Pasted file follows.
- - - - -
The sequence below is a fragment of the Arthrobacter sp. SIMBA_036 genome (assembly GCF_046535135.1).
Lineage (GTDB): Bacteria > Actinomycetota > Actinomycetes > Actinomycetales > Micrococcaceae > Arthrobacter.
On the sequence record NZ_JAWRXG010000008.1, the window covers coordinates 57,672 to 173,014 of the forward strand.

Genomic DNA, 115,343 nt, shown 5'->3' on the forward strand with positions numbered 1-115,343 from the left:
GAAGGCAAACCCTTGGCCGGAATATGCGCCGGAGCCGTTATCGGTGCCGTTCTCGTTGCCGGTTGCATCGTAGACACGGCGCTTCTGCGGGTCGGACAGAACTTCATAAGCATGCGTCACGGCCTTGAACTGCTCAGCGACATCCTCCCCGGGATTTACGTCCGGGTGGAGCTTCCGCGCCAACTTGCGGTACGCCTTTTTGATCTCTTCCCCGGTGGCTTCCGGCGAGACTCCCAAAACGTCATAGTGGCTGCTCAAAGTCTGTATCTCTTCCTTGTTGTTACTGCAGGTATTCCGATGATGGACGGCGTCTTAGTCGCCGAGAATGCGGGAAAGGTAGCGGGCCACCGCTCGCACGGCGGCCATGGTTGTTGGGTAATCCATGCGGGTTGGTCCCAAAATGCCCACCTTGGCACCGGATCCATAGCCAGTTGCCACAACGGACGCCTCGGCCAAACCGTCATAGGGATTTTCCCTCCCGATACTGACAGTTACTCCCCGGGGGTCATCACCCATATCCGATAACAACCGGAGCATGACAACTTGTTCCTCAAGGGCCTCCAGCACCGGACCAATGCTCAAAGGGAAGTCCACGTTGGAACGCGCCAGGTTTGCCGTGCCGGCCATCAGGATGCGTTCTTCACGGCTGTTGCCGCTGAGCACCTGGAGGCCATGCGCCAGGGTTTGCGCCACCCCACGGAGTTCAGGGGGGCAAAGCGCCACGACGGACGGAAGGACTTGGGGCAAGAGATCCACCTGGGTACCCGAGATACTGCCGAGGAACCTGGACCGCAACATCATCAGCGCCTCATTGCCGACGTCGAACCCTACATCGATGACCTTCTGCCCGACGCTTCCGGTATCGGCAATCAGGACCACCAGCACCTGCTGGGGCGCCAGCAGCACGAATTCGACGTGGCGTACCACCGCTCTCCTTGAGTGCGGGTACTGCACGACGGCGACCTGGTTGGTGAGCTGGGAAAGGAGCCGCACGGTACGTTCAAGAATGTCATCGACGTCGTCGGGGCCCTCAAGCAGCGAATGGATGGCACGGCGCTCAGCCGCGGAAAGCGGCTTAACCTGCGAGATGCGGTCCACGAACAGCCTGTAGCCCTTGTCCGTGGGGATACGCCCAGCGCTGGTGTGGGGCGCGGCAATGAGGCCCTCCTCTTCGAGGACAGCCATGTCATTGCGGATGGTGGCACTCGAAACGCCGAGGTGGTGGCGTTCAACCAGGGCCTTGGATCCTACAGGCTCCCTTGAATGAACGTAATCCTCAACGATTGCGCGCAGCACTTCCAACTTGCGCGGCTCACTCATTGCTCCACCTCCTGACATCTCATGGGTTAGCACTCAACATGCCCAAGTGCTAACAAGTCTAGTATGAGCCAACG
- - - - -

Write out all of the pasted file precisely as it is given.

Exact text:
The sequence below is a fragment of the Arthrobacter sp. SIMBA_036 genome (assembly GCF_046535135.1).
Lineage (GTDB): Bacteria > Actinomycetota > Actinomycetes > Actinomycetales > Micrococcaceae > Arthrobacter.
On the sequence record NZ_JAWRXG010000008.1, the window covers coordinates 57,672 to 173,014 of the forward strand.

Genomic DNA, 115,343 nt, shown 5'->3' on the forward strand with positions numbered 1-115,343 from the left:
GAAGGCAAACCCTTGGCCGGAATATGCGCCGGAGCCGTTATCGGTGCCGTTCTCGTTGCCGGTTGCATCGTAGACACGGCGCTTCTGCGGGTCGGACAGAACTTCATAAGCATGCGTCACGGCCTTGAACTGCTCAGCGACATCCTCCCCGGGATTTACGTCCGGGTGGAGCTTCCGCGCCAACTTGCGGTACGCCTTTTTGATCTCTTCCCCGGTGGCTTCCGGCGAGACTCCCAAAACGTCATAGTGGCTGCTCAAAGTCTGTATCTCTTCCTTGTTGTTACTGCAGGTATTCCGATGATGGACGGCGTCTTAGTCGCCGAGAATGCGGGAAAGGTAGCGGGCCACCGCTCGCACGGCGGCCATGGTTGTTGGGTAATCCATGCGGGTTGGTCCCAAAATGCCCACCTTGGCACCGGATCCATAGCCAGTTGCCACAACGGACGCCTCGGCCAAACCGTCATAGGGATTTTCCCTCCCGATACTGACAGTTACTCCCCGGGGGTCATCACCCATATCCGATAACAACCGGAGCATGACAACTTGTTCCTCAAGGGCCTCCAGCACCGGACCAATGCTCAAAGGGAAGTCCACGTTGGAACGCGCCAGGTTTGCCGTGCCGGCCATCAGGATGCGTTCTTCACGGCTGTTGCCGCTGAGCACCTGGAGGCCATGCGCCAGGGTTTGCGCCACCCCACGGAGTTCAGGGGGGCAAAGCGCCACGACGGACGGAAGGACTTGGGGCAAGAGATCCACCTGGGTACCCGAGATACTGCCGAGGAACCTGGACCGCAACATCATCAGCGCCTCATTGCCGACGTCGAACCCTACATCGATGACCTTCTGCCCGACGCTTCCGGTATCGGCAATCAGGACCACCAGCACCTGCTGGGGCGCCAGCAGCACGAATTCGACGTGGCGTACCACCGCTCTCCTTGAGTGCGGGTACTGCACGACGGCGACCTGGTTGGTGAGCTGGGAAAGGAGCCGCACGGTACGTTCAAGAATGTCATCGACGTCGTCGGGGCCCTCAAGCAGCGAATGGATGGCACGGCGCTCAGCCGCGGAAAGCGGCTTAACCTGCGAGATGCGGTCCACGAACAGCCTGTAGCCCTTGTCCGTGGGGATACGCCCAGCGCTGGTGTGGGGCGCGGCAATGAGGCCCTCCTCTTCGAGGACAGCCATGTCATTGCGGATGGTGGCACTCGAAACGCCGAGGTGGTGGCGTTCAACCAGGGCCTTGGATCCTACAGGCTCCCTTGAATGAACGTAATCCTCAACGATTGCGCGCAGCACTTCCAACTTGCGCGGCTCACTCATTGCTCCACCTCCTGACATCTCATGGGTTAGCACTCAACATGCCCAAGTGCTAACAAGTCTAGTATGAGCCAACG